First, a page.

The Oregon Trail - The Dangers of Traveling West in the 1850s

The Oregon Trail was a path across the United States. It went from east to west. Lots of people wanted to move west. They wanted their own land. They wanted a new life. They wanted the American Dream. They were called pioneers. Pioneers are the first people to settle in a new place.

 

Thousands of families became pioneers. Each family piled its things into a wagon. They traveled west on the Oregon Trail. It was a 2,000-mile trip.

 

Most pioneers walked the whole way. Often, they were barefoot. Their wagons were too heavy for horses to pull. They used strong oxen or cattle. The going was slow and rough.

 

Many pioneers traveled in wagon trains. Wagon trains were made up of many wagons. They followed each other west. Some trains were 5 miles long. Long trains had lots of people.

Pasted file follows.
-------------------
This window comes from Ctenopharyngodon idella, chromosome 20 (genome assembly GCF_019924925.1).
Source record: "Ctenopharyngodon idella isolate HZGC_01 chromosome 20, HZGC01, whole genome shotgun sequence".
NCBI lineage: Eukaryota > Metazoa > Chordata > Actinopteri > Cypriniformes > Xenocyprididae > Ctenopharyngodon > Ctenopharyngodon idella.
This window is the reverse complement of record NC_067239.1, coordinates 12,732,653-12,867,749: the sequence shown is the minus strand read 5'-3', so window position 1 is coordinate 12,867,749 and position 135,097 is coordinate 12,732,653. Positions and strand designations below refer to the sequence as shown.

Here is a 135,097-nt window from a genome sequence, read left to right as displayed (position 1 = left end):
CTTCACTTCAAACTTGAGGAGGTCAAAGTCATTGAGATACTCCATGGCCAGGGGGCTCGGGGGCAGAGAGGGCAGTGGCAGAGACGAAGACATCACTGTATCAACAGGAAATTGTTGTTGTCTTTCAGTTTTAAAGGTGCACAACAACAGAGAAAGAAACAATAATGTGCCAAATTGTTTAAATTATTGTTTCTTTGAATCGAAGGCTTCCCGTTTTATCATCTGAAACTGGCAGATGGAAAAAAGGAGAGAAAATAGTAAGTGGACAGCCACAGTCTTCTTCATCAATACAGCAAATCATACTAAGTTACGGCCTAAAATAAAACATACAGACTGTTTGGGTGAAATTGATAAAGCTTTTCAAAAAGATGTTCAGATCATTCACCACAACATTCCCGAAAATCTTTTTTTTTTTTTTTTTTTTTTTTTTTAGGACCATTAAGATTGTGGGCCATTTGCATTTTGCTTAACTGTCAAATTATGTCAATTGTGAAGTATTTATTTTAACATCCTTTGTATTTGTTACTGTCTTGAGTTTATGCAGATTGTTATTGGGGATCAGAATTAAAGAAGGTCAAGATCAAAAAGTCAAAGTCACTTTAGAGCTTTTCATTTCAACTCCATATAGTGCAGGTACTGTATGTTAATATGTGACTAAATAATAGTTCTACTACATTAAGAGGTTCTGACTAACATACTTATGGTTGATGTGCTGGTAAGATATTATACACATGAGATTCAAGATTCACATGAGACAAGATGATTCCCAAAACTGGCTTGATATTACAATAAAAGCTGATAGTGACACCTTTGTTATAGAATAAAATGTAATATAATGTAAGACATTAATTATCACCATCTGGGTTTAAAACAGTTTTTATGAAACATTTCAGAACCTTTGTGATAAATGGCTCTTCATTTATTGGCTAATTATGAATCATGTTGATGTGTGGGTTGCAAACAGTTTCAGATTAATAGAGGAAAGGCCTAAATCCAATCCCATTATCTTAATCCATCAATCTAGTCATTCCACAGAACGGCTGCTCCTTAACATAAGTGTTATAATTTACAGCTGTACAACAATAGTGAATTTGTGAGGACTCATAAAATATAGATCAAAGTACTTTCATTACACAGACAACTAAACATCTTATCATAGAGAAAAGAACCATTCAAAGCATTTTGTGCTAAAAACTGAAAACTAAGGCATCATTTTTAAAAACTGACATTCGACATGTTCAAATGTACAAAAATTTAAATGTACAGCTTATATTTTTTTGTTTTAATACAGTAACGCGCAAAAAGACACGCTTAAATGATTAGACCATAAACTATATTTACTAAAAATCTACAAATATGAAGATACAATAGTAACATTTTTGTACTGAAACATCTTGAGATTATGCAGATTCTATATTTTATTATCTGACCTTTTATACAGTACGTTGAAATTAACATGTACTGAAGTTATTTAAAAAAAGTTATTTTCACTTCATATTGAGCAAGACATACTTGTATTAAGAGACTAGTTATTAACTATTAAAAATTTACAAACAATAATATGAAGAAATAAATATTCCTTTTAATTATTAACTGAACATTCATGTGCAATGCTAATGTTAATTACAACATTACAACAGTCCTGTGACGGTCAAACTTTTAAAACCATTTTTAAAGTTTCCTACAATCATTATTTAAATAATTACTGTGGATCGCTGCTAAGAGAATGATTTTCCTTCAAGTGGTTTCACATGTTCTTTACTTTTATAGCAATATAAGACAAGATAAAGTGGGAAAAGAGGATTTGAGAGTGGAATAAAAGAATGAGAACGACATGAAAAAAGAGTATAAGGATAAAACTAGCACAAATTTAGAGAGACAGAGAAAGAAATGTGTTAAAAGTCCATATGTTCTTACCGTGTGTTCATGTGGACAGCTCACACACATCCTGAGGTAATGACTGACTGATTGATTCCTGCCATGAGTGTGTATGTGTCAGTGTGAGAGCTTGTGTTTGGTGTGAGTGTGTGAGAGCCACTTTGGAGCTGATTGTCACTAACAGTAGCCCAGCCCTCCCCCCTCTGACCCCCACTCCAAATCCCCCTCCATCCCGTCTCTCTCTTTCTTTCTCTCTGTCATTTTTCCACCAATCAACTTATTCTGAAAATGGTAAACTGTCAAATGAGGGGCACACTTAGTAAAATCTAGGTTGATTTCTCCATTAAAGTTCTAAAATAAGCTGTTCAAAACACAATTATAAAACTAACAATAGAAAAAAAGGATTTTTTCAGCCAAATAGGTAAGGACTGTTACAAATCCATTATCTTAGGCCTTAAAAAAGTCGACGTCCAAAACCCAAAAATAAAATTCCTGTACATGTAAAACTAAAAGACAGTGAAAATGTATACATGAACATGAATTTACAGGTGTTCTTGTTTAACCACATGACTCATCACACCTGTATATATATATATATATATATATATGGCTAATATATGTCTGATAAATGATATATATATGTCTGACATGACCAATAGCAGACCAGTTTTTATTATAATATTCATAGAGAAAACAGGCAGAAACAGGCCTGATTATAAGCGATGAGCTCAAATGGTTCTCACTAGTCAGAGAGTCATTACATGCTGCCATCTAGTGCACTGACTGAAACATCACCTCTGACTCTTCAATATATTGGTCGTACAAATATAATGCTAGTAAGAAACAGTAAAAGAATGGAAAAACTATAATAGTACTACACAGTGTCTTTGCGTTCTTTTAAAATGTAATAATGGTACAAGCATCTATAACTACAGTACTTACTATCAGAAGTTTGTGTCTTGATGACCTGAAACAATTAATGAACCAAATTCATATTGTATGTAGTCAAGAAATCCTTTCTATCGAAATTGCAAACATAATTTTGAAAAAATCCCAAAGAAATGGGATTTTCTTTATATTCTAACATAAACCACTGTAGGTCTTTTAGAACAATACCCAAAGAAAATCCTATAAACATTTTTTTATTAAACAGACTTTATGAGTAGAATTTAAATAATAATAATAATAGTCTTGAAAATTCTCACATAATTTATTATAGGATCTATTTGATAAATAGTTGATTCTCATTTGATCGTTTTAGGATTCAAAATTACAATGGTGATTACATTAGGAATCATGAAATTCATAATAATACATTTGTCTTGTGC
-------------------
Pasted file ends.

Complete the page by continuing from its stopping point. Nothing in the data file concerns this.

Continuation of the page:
There were many dangers on the Oregon Trail. But nothing was more dangerous than cholera (KAWL-er-uh). Not baseball-sized hail. Not freezing to death in winter. Not getting crushed under wagon wheels. Not even drowning in a river crossing.

 

Cholera is a disease. It was the number one cause of death on the Oregon Trail.

 

You get cholera from contaminated water or food. Pioneers did not have toilets. They did not have sinks. They used water from streams and rivers. They dug holes in the ground for toilets. Rain washed the contents of these holes into the streams or rivers. This contaminated the water. Pioneers didn’t wash their hands after using the “toilet.” Handling food with dirty hands contaminated the food.

 

Cholera is a bad way to die. It gets into your gut. It can make you vomit. It can give you muscle cramps. It gives you nasty, watery diarrhea. This can dry out your body very fast. It can make your body shut down. Cholera could kill a healthy pioneer in just a few hours.